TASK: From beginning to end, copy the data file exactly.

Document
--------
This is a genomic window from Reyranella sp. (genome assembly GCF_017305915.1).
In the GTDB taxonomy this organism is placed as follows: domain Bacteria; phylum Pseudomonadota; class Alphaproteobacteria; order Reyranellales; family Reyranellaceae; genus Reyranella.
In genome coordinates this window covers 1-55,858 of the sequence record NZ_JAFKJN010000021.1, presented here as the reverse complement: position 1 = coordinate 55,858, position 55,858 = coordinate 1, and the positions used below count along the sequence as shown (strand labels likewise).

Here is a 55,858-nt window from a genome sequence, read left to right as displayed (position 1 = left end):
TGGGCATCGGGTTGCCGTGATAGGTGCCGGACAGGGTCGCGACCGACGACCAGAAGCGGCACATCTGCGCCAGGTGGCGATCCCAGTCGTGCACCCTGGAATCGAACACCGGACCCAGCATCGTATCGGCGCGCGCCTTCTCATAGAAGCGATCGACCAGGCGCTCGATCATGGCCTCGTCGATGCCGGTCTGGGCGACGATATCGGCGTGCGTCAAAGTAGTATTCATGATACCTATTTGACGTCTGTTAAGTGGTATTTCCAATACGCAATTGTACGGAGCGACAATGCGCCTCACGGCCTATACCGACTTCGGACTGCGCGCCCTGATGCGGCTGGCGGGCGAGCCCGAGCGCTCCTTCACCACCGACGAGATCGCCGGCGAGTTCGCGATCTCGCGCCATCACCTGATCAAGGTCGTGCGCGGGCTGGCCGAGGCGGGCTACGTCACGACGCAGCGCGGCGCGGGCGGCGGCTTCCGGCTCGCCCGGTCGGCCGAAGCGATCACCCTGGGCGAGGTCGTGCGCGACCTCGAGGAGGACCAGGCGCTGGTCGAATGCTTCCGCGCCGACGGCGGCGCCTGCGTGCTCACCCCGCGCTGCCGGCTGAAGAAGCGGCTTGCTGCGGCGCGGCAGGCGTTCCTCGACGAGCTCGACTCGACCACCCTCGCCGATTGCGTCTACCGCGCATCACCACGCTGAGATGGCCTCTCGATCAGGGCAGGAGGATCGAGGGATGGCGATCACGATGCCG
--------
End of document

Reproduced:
This is a genomic window from Reyranella sp. (genome assembly GCF_017305915.1).
In the GTDB taxonomy this organism is placed as follows: domain Bacteria; phylum Pseudomonadota; class Alphaproteobacteria; order Reyranellales; family Reyranellaceae; genus Reyranella.
In genome coordinates this window covers 1-55,858 of the sequence record NZ_JAFKJN010000021.1, presented here as the reverse complement: position 1 = coordinate 55,858, position 55,858 = coordinate 1, and the positions used below count along the sequence as shown (strand labels likewise).

Here is a 55,858-nt window from a genome sequence, read left to right as displayed (position 1 = left end):
TGGGCATCGGGTTGCCGTGATAGGTGCCGGACAGGGTCGCGACCGACGACCAGAAGCGGCACATCTGCGCCAGGTGGCGATCCCAGTCGTGCACCCTGGAATCGAACACCGGACCCAGCATCGTATCGGCGCGCGCCTTCTCATAGAAGCGATCGACCAGGCGCTCGATCATGGCCTCGTCGATGCCGGTCTGGGCGACGATATCGGCGTGCGTCAAAGTAGTATTCATGATACCTATTTGACGTCTGTTAAGTGGTATTTCCAATACGCAATTGTACGGAGCGACAATGCGCCTCACGGCCTATACCGACTTCGGACTGCGCGCCCTGATGCGGCTGGCGGGCGAGCCCGAGCGCTCCTTCACCACCGACGAGATCGCCGGCGAGTTCGCGATCTCGCGCCATCACCTGATCAAGGTCGTGCGCGGGCTGGCCGAGGCGGGCTACGTCACGACGCAGCGCGGCGCGGGCGGCGGCTTCCGGCTCGCCCGGTCGGCCGAAGCGATCACCCTGGGCGAGGTCGTGCGCGACCTCGAGGAGGACCAGGCGCTGGTCGAATGCTTCCGCGCCGACGGCGGCGCCTGCGTGCTCACCCCGCGCTGCCGGCTGAAGAAGCGGCTTGCTGCGGCGCGGCAGGCGTTCCTCGACGAGCTCGACTCGACCACCCTCGCCGATTGCGTCTACCGCGCATCACCACGCTGAGATGGCCTCTCGATCAGGGCAGGAGGATCGAGGGATGGCGATCACGATGCCG